Let’s see how the guided busway is performing after a full year’s operation in all weathers.

  • John Connett

    I was a prize winner on the second bus at 15:00 on 17 April 2009. Managed to get the WiFi to work from my Nokia N800. Ride on the guideway was smoother than the local roads. Maximum speed is regulated to 56 mph and my GPS suggested that we reached 52 mph. Saw one tin can and other debris on the guideway but didn’t notice any bumps from them. Significant slowdowns at road crossings. The footpath crossing seemed to be taken at around 25 mph. Saw several youths walking on the guideway. Not sure how effective the “car traps” will be.

  • John Grant

    Re getting people out of their cars, I remember when I lived in Nottingham in 1969 they had some smart new Mercedes double deckers that were a lot comfier than my Hillman Imp (and, come to think of it, than most present-day buses). Might have been different if I’d had a BMW of course …

  • Tim Phillips

    The biggest issue, as far as I am concerned, is that none of the ‘benefits’ of the guided bus have anything to do with being guided, as compared with a high-quality bus lane on a (more direct) conventional road.

    Meanwhile, the rail route could have been reopened (with the money saved as a result of my first point) with resultinhg creation of new/better local, regional, long-distance and international journey opportunities.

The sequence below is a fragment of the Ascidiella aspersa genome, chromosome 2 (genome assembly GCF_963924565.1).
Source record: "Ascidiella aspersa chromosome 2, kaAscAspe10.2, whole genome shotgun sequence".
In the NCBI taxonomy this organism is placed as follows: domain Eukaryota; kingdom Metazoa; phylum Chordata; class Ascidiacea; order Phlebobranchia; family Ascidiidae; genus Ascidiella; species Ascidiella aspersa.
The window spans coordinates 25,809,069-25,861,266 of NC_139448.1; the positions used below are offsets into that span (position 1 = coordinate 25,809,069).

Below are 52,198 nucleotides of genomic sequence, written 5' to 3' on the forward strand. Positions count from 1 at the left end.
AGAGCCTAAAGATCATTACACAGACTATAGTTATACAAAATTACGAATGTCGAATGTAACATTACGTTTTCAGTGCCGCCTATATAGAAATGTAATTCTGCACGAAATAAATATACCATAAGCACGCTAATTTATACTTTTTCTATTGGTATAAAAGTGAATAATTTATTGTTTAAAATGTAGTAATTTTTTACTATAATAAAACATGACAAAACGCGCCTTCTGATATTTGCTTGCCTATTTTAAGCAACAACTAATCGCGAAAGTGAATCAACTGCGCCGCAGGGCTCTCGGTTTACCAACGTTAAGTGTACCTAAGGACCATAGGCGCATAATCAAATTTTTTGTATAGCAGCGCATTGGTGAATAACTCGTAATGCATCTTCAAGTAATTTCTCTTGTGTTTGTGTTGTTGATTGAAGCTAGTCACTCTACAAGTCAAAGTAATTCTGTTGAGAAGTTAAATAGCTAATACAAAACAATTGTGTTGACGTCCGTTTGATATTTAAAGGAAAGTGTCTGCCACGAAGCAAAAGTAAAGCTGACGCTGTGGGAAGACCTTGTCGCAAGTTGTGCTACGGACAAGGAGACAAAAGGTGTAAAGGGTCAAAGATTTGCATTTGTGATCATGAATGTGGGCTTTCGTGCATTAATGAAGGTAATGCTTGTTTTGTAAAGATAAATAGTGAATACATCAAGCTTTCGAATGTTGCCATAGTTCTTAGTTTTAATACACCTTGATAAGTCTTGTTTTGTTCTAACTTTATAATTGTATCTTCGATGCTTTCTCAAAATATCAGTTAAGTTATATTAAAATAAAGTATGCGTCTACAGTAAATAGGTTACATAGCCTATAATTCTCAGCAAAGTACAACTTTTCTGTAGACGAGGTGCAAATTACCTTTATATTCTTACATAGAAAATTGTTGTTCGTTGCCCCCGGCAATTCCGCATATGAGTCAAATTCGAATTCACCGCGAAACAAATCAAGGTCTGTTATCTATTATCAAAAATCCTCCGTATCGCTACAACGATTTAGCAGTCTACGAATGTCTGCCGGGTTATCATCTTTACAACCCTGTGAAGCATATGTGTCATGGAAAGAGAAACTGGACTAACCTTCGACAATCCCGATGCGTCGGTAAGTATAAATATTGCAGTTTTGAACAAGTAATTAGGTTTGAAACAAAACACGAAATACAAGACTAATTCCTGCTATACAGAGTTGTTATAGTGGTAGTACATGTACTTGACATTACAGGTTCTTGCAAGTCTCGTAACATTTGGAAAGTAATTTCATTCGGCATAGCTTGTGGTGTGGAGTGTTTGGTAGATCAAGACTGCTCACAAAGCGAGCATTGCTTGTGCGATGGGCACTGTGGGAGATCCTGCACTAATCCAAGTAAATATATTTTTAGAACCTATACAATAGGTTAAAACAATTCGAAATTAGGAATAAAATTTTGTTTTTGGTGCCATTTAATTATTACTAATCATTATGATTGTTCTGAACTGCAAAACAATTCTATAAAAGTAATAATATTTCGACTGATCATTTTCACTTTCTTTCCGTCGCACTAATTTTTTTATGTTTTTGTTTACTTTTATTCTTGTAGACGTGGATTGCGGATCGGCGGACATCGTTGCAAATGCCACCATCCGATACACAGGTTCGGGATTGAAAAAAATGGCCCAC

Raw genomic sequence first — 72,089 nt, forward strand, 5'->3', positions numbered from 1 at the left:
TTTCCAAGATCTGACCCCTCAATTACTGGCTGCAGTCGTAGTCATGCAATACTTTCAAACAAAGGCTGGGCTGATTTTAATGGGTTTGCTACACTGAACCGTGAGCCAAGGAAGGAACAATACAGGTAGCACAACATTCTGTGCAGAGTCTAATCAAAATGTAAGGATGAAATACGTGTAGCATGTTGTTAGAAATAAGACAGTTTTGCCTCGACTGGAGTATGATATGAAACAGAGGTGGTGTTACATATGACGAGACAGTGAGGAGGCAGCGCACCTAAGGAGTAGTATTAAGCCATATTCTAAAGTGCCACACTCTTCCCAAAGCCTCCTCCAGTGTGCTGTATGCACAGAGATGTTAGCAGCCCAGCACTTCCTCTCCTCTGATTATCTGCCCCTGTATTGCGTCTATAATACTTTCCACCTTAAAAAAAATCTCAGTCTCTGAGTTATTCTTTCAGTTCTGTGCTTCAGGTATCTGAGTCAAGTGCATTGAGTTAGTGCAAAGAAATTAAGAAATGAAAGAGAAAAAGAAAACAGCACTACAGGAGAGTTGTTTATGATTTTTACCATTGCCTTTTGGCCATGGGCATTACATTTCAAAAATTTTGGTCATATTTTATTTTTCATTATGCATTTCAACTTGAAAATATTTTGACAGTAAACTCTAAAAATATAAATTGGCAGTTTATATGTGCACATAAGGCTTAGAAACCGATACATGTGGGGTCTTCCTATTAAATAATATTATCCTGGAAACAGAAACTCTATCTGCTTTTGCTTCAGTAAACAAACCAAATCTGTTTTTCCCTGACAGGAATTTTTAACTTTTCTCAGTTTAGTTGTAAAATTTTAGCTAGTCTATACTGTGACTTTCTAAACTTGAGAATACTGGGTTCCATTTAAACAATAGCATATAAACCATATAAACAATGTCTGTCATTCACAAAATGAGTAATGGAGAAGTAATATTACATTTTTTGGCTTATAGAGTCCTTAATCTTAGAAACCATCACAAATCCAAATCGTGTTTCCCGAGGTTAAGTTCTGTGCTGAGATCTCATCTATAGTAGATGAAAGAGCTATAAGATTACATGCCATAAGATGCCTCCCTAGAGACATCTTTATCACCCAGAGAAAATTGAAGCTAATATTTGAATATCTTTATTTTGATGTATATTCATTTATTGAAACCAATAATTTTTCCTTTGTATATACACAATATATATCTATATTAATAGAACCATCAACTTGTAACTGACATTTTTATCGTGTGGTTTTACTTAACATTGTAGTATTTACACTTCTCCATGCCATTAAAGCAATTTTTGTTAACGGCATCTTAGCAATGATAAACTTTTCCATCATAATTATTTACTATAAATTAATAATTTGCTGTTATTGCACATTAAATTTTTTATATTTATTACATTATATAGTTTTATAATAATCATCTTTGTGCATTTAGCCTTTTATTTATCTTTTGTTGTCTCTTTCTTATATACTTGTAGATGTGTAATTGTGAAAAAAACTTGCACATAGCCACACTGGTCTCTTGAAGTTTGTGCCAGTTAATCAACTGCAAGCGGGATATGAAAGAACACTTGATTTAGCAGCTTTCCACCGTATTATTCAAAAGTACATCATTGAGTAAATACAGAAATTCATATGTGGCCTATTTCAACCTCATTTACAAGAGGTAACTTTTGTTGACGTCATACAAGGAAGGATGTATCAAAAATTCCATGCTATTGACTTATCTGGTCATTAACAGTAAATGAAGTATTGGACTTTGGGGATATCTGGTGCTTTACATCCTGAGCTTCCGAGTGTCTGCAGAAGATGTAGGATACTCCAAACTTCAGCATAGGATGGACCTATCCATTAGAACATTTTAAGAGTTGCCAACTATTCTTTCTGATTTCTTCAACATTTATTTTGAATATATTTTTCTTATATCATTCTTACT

As CAST.IRON pointed out to the inquiry, the vast majority of the benefit/cost ratio benefits came from elements that were nothing to do with the construction or operation of the guideway itself at all, yet this element takes up the vast majority of the costs!

    But hey, that’s the politics of…well, politics; certainly not of good transport planning.

  • Bury_pilgrim

    Fascinating blog.
    A little bird tells me that during your trip, apart from a couple of very polite general questions, you said nothing about how this was a waste of money and that a train would be better etc,etc but, in fact, were a model happy passenger.
    Hypoctite. Happy to stab with a pen from a distance but too chicken to stand by your opinion in public when you can see the whites of your opposition’s eyes.

  • Chris

    Bury_pilgrim, that’s just silly. “Too chicken to stand by your opinion in public”? This was a ride on the busway, not a Council meeting. As I clearly wrote, we were accompanied by one of the project managers, an interesting and eloquent engineer. The point of telling him that I thought the busway is a waste of money would be what, precisely? It would have been as irrelevant to discuss the politics of the project with him as it would have been to discuss the chassis rigidity and guideway surfacing materials with Shona Johnstone.